I was so put off that if I wasn't being paid I wouldn't even have opened it. Which would have been a pity, because it's more readable and interesting than most business books, if a bit of a hybrid. This is because, as the author admits, he's a bit of a hybrid himself - a blend of a business practitioner and a commentator/academic.
As a practitioner (an investment banker/principal investor in tech companies), he had a successful career. Assuming that the distinguished people who have endorsed the book rank among his friends, he must be well connected and respected, and I would guess that he's likeable and interesting company. The only drawback is that most of the examples he provides of the deals where he learned his lessons and earned his spurs were a long time ago, and ain't exactly the stuff of legend anyway. BRL, BEA (not the old airline), MicroPro, SHL? Me neither. Deliberately or otherwise, the impression is left that not only was Janeway cutting his teeth through these situations, but that his experiences were seminal for the whole tech world.
He does mention the 'Four Horsemen of the venture capital ecosystem: Alex Brown, Hambrecht & Quist, Robertson Stephens, and Rothschild, Unterberg, Towbin' (one of which I once worked for), but doesn't explain why this quartet was already in existence if he himself was busy inventing the industry. Very back to the future.
This isn't just carping because, surprisingly, those parts where he recounts first-hand experience are the weaker ones. The morals of the tales are all perfectly sound, but nothing plenty of other investors haven't picked up on. His observations and analyses are a great deal more interesting, and highlights include that, firstly, venture investing has really worked only in two fields (IT/computing and biotech), where the US government first spent vast sums on the fundamental science to create a solid platform. In other sectors, such as engineering plastics, the R&D path is too long, uncertain and expensive.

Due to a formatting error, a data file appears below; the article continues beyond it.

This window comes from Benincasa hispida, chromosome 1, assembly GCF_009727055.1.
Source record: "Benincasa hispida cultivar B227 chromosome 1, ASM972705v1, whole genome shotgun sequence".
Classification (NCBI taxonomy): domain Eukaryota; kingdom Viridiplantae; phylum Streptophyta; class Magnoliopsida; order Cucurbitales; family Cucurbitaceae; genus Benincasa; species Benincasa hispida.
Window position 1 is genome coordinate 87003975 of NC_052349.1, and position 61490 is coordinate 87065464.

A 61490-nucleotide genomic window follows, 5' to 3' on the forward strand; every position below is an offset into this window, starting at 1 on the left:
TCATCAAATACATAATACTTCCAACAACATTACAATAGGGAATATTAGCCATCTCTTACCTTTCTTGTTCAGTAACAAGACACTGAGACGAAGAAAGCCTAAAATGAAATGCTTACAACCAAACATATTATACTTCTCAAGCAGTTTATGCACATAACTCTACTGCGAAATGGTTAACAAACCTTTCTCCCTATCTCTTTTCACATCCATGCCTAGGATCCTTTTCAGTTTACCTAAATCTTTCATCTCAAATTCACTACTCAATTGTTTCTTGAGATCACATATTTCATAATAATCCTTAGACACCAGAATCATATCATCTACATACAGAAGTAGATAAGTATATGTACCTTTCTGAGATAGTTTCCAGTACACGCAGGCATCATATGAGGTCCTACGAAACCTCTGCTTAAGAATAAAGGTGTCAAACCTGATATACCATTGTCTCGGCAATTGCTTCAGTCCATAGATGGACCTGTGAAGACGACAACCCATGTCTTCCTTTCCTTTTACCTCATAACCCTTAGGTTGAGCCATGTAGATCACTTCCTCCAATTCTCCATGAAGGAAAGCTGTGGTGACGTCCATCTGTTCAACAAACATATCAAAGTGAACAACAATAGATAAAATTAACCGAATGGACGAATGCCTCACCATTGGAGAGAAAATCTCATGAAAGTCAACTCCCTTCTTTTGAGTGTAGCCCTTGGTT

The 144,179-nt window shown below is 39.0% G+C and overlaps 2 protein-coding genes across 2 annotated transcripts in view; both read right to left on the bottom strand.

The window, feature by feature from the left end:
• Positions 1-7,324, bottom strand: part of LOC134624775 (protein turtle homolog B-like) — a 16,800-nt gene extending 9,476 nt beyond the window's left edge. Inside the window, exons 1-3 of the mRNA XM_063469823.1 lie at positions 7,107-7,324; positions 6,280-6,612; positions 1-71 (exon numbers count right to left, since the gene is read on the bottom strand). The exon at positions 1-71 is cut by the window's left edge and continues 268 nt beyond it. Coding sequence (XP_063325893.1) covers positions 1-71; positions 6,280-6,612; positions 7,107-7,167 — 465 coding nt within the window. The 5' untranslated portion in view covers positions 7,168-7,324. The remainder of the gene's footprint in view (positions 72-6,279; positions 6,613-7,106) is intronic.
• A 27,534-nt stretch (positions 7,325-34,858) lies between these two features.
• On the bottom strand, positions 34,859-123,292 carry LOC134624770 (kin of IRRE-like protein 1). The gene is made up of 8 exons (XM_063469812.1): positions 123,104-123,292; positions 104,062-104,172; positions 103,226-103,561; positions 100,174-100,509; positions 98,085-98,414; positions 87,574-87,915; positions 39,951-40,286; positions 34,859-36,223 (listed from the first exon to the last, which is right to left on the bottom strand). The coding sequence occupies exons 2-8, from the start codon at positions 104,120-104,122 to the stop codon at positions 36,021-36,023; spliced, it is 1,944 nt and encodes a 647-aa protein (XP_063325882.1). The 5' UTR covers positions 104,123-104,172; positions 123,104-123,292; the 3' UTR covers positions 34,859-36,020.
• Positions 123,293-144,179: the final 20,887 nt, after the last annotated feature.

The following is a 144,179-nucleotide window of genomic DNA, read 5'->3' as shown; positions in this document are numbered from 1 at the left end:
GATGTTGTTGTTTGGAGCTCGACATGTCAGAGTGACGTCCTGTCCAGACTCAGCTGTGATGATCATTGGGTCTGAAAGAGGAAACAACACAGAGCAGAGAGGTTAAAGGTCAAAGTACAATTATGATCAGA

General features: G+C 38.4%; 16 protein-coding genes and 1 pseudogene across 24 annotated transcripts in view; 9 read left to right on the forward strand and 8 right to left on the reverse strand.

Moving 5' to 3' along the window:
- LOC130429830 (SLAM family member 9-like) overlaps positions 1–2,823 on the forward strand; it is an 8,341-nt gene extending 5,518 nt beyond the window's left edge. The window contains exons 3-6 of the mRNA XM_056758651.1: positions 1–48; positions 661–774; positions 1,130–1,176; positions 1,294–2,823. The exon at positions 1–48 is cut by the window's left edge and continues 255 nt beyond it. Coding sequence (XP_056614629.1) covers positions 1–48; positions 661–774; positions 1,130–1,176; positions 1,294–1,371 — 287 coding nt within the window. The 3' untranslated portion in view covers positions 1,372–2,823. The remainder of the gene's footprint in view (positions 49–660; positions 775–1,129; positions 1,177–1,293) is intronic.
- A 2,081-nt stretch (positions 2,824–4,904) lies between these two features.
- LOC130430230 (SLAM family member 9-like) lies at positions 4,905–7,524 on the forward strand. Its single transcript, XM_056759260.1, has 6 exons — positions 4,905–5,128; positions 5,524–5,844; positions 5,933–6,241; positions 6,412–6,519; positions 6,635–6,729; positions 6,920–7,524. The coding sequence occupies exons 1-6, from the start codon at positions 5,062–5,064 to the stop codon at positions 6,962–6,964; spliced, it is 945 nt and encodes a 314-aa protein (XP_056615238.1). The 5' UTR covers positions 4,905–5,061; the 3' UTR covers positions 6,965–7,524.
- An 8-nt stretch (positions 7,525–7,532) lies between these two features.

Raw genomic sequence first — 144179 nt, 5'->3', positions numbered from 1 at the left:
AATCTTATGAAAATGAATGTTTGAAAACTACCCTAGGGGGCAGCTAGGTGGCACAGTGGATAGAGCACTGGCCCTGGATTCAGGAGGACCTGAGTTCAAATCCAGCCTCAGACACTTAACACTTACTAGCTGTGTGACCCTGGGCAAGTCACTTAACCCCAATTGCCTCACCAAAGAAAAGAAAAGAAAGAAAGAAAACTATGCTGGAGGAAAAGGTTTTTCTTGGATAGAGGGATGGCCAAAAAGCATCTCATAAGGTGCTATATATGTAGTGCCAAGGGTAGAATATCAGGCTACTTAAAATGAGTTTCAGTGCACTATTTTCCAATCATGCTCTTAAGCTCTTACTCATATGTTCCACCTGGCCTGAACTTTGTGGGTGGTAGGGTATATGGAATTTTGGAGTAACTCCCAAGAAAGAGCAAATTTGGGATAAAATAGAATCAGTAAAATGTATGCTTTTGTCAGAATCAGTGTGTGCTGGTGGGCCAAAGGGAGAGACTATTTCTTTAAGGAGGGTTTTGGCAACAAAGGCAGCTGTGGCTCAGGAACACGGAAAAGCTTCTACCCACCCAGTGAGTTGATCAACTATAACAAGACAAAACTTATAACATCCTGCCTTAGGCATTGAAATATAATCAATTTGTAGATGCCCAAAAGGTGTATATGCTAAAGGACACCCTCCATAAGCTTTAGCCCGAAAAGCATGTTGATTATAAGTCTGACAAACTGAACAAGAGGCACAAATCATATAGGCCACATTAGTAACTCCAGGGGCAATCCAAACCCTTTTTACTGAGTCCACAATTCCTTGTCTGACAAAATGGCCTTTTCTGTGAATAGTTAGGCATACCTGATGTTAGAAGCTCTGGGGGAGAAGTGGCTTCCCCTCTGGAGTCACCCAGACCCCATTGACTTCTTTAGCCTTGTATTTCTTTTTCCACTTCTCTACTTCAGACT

Secondly, there is a major correlation between venture returns and the health of the IPO market. In periods when the IPO window opens sporadically, the average venture return is no higher than would be achieved by investing in similar public companies. When you take into account the lack of liquidity in venture capital, that makes it a very dodgy investment sector.
Thirdly, the erosion of margins dealt a death blow to most specialist tech investment banks, meaning that there are now too few players, so small to medium-sized emerging companies either cannot go public or wither on the analyst vine once they are there.
Rather sadly, there is no real commentary on the Silicon Valley scene. My understanding is that the natural rebalancing effect of lower returns has been weakened by a collective desperation not to miss the next Facebook, leading both to an unhealthy amount of social media deals getting financed (while other sectors are neglected) and ludicrously high valuations. The industry is coughing up blood.
The book also includes a breezy tour of past booms and busts, all leading to his perspective on the current economic situation. At the end of the Napoleonic Wars, Britain had a national debt equal to 250% of GDP. Rather than this causing gilts to plummet, they soared. So you can probably guess that he would have strong words for George Osborne.
One other delight in this entertaining book is the illustration Janeway uses to portray the Reinhart/Rogoff thesis that, given the opportunity, financial markets will always go to extremes. His wife once asked a medic if her cat could accompany her during an extended hospital stay. 'Can you guarantee its behaviour?' the doctor asked. 'Yes,' she replied. 'It will be bad.'
Doing Capitalism in the Innovation Economy
William H Janeway
Cambridge University Press, £22.00
- John McLaren is chairman of the Barchester Group.